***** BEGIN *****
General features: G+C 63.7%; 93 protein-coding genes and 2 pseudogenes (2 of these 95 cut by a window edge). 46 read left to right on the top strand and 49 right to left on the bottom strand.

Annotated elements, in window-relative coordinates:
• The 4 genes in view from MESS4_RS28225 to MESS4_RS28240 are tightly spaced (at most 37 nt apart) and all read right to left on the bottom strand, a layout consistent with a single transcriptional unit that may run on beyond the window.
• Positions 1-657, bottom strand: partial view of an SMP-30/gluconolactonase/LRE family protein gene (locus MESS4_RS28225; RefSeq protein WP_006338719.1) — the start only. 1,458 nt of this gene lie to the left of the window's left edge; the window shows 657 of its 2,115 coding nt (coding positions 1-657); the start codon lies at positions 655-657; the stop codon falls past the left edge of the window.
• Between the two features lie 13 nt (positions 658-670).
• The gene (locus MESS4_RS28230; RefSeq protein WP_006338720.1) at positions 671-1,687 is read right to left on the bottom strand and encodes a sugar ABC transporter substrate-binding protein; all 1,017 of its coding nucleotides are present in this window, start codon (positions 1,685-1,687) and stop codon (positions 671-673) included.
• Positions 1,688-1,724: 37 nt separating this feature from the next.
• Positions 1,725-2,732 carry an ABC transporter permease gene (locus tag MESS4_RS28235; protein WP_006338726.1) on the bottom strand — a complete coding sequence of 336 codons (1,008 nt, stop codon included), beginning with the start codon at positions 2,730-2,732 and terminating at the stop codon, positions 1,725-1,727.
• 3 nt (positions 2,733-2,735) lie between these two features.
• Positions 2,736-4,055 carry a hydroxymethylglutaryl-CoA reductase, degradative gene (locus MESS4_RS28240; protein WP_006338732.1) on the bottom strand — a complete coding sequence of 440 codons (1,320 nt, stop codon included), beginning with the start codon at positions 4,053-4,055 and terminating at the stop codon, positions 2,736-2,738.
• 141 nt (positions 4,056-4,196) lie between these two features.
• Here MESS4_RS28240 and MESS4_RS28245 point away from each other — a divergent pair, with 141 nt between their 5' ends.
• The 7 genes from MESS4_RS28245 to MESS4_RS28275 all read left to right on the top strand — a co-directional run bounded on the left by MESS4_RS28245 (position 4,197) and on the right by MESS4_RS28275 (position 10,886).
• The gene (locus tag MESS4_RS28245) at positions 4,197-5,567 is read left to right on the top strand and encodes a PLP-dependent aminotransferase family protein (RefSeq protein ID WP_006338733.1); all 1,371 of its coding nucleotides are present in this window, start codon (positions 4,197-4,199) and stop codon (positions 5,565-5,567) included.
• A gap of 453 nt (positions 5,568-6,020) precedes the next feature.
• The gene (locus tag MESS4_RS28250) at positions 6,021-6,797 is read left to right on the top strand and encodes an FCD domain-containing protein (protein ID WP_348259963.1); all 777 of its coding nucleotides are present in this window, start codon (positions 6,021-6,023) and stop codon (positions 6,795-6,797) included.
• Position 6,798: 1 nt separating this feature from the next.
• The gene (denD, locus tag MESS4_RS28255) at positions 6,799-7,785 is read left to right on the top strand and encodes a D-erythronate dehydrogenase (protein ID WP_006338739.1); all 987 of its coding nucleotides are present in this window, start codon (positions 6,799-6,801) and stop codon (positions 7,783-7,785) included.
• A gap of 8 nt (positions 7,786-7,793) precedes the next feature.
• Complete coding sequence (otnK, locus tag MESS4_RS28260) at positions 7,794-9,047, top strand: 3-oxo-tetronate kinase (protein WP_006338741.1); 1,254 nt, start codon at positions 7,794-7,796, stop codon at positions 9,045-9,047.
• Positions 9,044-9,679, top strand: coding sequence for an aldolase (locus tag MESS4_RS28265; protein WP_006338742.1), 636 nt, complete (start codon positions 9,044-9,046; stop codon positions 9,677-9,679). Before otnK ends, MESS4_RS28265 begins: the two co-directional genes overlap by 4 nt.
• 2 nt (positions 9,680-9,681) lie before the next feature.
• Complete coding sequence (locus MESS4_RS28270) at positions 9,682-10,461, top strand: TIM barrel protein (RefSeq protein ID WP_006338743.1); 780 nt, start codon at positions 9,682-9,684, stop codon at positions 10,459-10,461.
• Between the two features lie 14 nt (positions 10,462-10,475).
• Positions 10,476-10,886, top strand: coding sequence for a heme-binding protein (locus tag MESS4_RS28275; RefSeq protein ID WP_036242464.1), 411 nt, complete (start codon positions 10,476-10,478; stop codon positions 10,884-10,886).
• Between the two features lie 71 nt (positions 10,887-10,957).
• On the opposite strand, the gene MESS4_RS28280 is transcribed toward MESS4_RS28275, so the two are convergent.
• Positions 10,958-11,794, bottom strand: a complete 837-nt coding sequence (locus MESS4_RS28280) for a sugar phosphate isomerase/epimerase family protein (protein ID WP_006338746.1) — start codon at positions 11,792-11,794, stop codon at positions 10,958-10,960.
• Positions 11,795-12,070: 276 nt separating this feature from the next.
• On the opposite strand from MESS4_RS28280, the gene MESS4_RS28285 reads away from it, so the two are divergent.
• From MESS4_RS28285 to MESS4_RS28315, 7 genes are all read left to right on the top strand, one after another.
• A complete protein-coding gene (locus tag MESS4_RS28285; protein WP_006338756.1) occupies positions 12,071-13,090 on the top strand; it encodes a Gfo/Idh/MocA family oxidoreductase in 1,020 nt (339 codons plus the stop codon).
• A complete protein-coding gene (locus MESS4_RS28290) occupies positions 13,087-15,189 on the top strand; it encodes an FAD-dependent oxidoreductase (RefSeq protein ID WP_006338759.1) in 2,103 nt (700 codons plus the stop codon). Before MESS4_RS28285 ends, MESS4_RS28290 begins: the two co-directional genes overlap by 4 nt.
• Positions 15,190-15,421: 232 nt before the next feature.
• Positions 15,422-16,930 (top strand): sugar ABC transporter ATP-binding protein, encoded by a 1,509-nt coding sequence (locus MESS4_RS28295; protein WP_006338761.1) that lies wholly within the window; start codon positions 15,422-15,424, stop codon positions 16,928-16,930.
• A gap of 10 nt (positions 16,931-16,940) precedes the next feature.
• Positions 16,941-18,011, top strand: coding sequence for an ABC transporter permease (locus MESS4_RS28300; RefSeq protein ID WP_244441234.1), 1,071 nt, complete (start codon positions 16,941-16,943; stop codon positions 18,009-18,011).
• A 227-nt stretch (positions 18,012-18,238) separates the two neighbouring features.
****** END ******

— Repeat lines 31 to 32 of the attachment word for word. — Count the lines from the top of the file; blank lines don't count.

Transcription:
• From MESS4_RS28285 to MESS4_RS28315, 7 genes are all read left to right on the top strand, one after another.
• A complete protein-coding gene (locus tag MESS4_RS28285; protein WP_006338756.1) occupies positions 12,071-13,090 on the top strand; it encodes a Gfo/Idh/MocA family oxidoreductase in 1,020 nt (339 codons plus the stop codon).